In the meantime, we identified a long/short credit manager that had a strong macro orientation coupled with a very highly-active trading approach to the high-yield space. This unique combination of characteristics, in addition to the manager’s clear awareness and willingness to control its asset growth, led our team to get conviction around the manager’s ability to be invested in high yield at the right times but to be able to pivot the portfolio ahead of major downturns in credit. Over the last 12 months, we ended up redeeming out of our legacy credit managers and funding this new one, which so far has worked out well for us.

At the end of the day, we don’t have hard and fast rules on where managers are sourced or who on the team sources them but, once prospective managers are identified, it is my job to assign the team responsible for due diligence and to make sure that the manager and the landscape is properly and thoroughly diligenced so we can make a compelling case when presenting the manager to our Investment Committee. Our team has also made a conscious decision to be concentrated in our manager relationships. We currently have less than 50 managers, whereas some of my peers have nearly double this amount and some of even more. I will say this conscious decision really helps test our conviction on managers.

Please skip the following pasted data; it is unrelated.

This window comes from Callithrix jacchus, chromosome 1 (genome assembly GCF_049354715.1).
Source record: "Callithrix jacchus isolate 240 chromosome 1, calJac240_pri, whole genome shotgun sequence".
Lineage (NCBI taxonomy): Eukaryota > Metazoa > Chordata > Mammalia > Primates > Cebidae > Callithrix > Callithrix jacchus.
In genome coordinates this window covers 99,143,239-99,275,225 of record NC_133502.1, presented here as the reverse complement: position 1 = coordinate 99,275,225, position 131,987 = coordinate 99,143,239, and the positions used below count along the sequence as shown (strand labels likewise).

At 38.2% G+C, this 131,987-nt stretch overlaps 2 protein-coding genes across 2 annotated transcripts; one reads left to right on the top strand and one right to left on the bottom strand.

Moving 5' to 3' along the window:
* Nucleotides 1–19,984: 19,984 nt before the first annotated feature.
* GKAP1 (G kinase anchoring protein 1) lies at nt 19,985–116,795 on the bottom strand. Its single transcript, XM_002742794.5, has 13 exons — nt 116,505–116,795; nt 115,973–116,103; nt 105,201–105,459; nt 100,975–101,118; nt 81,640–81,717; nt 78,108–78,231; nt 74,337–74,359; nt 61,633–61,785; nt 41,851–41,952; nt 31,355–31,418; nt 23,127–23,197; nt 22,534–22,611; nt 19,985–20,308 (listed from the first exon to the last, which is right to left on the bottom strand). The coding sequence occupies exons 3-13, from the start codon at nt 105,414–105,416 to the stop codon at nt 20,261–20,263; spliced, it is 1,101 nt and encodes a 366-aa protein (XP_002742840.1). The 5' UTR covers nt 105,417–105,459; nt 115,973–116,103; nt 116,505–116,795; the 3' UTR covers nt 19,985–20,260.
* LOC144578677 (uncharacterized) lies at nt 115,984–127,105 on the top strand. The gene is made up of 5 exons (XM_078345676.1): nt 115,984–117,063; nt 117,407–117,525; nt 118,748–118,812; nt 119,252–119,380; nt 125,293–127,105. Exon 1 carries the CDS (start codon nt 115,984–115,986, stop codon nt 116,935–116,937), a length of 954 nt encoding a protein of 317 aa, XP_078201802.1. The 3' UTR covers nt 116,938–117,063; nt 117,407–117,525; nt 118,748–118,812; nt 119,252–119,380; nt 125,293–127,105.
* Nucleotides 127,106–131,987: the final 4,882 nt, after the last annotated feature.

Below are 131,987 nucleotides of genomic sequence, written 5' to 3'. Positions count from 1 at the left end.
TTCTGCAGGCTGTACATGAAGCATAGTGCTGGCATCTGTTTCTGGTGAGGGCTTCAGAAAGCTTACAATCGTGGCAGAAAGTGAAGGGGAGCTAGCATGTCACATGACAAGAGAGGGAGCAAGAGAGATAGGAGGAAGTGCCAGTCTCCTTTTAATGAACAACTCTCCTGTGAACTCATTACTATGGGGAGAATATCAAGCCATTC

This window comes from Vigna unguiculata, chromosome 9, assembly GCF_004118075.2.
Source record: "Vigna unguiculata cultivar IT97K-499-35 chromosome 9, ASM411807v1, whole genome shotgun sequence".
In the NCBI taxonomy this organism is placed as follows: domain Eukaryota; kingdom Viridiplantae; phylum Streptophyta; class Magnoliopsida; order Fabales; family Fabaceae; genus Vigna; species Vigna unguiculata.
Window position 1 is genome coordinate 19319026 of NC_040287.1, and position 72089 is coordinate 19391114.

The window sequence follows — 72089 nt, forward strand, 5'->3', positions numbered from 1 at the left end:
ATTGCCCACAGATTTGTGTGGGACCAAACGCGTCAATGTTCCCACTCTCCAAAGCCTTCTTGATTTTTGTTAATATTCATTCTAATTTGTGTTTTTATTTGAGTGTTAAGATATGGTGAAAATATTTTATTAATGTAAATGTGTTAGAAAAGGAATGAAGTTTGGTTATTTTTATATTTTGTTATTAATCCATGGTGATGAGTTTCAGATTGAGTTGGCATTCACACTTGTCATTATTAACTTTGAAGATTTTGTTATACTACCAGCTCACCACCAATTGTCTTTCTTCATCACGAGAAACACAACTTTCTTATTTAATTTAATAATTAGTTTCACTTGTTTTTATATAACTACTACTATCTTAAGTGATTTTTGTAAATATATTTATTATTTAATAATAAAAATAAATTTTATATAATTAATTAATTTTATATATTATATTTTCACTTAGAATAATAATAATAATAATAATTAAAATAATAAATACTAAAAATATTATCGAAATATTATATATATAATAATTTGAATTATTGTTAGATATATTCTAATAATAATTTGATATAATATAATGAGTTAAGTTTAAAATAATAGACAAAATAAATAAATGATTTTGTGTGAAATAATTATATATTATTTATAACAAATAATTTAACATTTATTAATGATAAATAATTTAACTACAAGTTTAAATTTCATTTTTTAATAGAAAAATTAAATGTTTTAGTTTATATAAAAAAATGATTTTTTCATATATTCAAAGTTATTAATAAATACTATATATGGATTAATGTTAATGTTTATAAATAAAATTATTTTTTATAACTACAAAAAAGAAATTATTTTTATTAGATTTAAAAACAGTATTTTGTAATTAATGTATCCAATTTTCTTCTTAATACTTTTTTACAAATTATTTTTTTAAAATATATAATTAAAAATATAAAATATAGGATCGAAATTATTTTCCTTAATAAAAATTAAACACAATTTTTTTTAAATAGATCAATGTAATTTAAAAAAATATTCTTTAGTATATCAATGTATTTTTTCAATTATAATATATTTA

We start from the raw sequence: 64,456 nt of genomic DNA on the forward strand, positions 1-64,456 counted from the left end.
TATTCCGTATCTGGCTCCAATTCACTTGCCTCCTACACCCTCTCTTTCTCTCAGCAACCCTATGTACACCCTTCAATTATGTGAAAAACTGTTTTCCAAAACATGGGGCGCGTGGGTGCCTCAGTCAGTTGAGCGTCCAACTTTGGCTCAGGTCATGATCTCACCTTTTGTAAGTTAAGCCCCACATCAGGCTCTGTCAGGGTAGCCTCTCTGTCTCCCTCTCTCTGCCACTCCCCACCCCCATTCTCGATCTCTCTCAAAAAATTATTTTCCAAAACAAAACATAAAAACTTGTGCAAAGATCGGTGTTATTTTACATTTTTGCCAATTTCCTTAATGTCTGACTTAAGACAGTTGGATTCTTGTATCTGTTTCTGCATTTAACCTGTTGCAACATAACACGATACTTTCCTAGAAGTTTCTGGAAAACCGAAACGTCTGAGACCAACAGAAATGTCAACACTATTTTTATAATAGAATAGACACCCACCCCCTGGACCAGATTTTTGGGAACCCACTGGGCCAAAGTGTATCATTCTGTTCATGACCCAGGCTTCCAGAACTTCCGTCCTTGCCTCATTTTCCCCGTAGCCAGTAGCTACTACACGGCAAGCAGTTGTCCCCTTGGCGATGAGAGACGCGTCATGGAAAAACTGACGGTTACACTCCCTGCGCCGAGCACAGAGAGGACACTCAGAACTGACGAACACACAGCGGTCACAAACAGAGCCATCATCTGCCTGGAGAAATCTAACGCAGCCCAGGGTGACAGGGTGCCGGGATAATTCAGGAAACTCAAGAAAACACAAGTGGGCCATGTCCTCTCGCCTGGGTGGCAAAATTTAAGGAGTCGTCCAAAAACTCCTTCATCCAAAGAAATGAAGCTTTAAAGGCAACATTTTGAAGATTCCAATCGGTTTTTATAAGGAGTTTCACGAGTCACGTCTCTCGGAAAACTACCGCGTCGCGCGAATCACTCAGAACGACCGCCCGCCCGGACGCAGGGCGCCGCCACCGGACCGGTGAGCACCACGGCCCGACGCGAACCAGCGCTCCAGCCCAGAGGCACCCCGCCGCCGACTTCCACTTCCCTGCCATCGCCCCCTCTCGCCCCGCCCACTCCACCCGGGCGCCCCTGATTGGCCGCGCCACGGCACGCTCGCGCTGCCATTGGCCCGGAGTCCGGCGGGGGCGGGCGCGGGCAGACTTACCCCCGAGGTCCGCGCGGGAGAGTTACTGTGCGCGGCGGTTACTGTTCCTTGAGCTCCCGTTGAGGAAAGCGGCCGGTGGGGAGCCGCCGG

The beauty of this liquidity-based framework is that we are not beholden to any asset class, strategy type or sub-segment exposures.

Trusted Insight: Is ESG or social impact a factor in your manager selection process?

Al Kim: The overarching objective of the investment team is to find investments that help the overall portfolio meet our strategic return objective over the long term. We currently don’t have a specific segment of the portfolio carved out for ESG or social impact-related investments. However, I’m sure our portfolio won’t be immune to benefitting from the best practices in ESG employed by the underlying companies and businesses that we are exposed to.

Trusted Insight: Do you tend to work with major asset management firms or smaller managers?

Al Kim: It depends on the types of exposures, but, for the most part, I would say we generally tend to favor specialized managers that are very aware of their core competencies, understand the dynamics between their ability to execute and asset growth, and actively manage and control their capacity. However, we do have relationships with some of the larger firms in the asset management space, including my former employer BlackRock, because they can and do provide the most efficient means of delivering exposures to certain segments of our portfolio.